New Michigan smoking ban in workplaces, restaurants and bars gets mixed reaction from business owners
With his fingers curled around a cigarettesmall.biz/buy/marlboro and a gin and tonic in the other hand, Randy Dawe mused on the unfairness of a state smoking ban approved Thursday by the state Legislature.
Next spring, he won’t be able to inhale at his favorite tavern, Bob’s Sports Bar, 725 Michigan St. NE. Meanwhile, people who frequent casinos still will be able to light up.
“I think it’s a bunch of crap. I don’t think it’s fair to the business owners in the state,” the 53-year-old Dawe said.
“There should be one law for everyone.”
Bob’s Sports Barowner Dick Beattie isn’t sure how he will make the transition to smoke-free without losing some customers.
“They are going to buy their six-pack and take it home where they can smoke,” said Beattie, who is considering setting up a heated area outside for patrons to light up.
Michigan will go smoke-free in May once Gov. Jennifer Granholm signs a workplace smoking ban, which includes bars, restaurants and private clubs. It will become the 38th state to do so.
The Legislature passed a smoking ban exempting three Detroit casinos, cigar bars, home offices and motor vehicles.
The Democrat-led state House of Representatives approved the ban 75-30; and The Republican-led Senate passed the measure 24-13. Granholm, a Democrat, said Thursday she will sign the bill.
“I think it’s a great gift to Michigan,” she said.
The approval comes after years of squabbling over what should be included in the ban.
Lobbyists for the three Detroit casinos argued they compete with tribal casinos not affected by the state ban. They also compete with a non-smoking casino in neighboring Windsor, Ontario..
State Sens. Wayne Kuipers, R-Holland, and Mark Jansen, R-Gaines Township were among the 13 who opposed the bill.
Sen. Bill Hardiman, R-Kentwood, was in Washington, D.C. He serves on the board of the National Institute of Building Sciences.
“If it is a health-care issue, it has to be a health-care issue everywhere,” Jansen said of voting against the bill because of its exemptions.
“Nobody should get special privileges in this.”
State Rep. Mike Huckleberry, a Democrat who owns Huckleberry’s bar and grill in Greenville, said any establishment within a half hour of the two dozen casinos in Michigan would suffer.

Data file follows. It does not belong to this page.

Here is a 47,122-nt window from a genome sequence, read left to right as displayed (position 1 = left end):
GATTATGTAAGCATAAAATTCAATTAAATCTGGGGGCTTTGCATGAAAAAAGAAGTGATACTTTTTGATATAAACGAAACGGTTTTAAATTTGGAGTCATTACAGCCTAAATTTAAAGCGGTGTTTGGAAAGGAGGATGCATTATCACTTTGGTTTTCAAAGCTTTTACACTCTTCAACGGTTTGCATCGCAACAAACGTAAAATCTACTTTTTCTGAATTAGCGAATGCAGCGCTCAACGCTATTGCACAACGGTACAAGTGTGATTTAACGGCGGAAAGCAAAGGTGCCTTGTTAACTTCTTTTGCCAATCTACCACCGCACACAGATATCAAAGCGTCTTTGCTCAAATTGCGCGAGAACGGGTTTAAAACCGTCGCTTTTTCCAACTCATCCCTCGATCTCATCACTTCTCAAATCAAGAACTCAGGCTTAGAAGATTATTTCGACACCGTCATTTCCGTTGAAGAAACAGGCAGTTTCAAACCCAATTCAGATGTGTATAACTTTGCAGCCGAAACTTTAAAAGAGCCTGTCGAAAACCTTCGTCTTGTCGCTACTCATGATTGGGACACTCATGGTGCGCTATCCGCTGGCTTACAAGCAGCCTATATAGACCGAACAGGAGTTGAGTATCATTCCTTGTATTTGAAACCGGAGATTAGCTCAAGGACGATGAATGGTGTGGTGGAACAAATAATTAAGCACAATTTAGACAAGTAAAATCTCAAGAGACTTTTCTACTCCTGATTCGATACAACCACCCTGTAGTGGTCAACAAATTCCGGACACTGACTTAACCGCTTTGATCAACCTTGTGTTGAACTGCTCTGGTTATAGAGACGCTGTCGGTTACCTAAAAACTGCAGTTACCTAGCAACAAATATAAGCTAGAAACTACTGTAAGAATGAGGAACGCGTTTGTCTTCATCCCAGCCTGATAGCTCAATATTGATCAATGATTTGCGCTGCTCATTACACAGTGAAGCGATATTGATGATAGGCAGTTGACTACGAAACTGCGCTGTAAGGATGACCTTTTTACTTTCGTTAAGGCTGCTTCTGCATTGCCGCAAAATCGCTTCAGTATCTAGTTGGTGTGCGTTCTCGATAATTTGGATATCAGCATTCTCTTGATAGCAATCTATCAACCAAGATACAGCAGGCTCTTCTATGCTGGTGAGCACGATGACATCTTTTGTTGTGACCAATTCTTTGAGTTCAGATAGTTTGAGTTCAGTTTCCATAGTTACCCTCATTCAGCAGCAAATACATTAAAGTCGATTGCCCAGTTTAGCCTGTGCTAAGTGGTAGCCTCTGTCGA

Huckleberry, who abstained from voting, said about 80 percent of his bar’s customers smoke. Its adjacent dining area is smoke-free.
“In the long run it probably isn’t going to help us,” he said, adding his customers will have to smoke less, presumably outside.
Given the high cigarettes/kent/, “they should have 150 bucks at the end of the month that they can spend on beer now,” Huckleberry said
Bar and restaurant lobbyists insisted the measure would cost thousands of jobs as smokers would choose to frequent Michigan establishments less often. The decision to go smoke-free should be left to business owners, they said, noting 6,000 bars and restaurants are already non-smoking.
Dan Verhil owns One Trick Pony, 136 E. Fulton St., which is smoke-free; and Cottage Bar, 18 Lagrave Ave. SE, which isn’t. He says he looked forward to the legislation passing.
“I think smokers know they are on their last legs, and it was just a matter of time,” he said. “But I think exemptions just water down the law.”
Jeff Lobdell, whose Restaurant Concepts Inc. owns Beltline Bar, Sundance Grill and The Omelette Shoppe in Grand Rapids and Forest Hills Inn in Grand Rapids Township, among others, has mixed feelings about the ban. His company currently only allows smoking in portions of Beltline Bar and in the lounge at Forest Hills Inn.
“Personally, I’m against the state telling people what to do,” he said. “But, I guess somewhat selfishly, it will be good for our business.
“We already ban it at most of our restaurants. We saw a surge in business when we banned it at Boone’s Prime Time Pub” in Suttons Bay.
Bob Porter, chairman of the Grand Rapids Elks Lodge No. 48, isn’t happy about the change.
“It definitely goes too far,” he said.
Health-care advocates have pushed for a workplace smoking ban for years. They commissioned a study last year finding smoking restrictions in other states boosted customer traffic since non-smokers shunned establishments permitting smoking.
They also argued bartenders, wait staff and other employees shouldn’t be subject to second-hand smoke..
Darcy Silveira, a bartender at Cocktailz Bar & Grill in Wyoming, says the new law could hurt pocketbooks since about 80 percent of their customers smoke.
“But not being around smokers would probably help me quit,” Silveira said.
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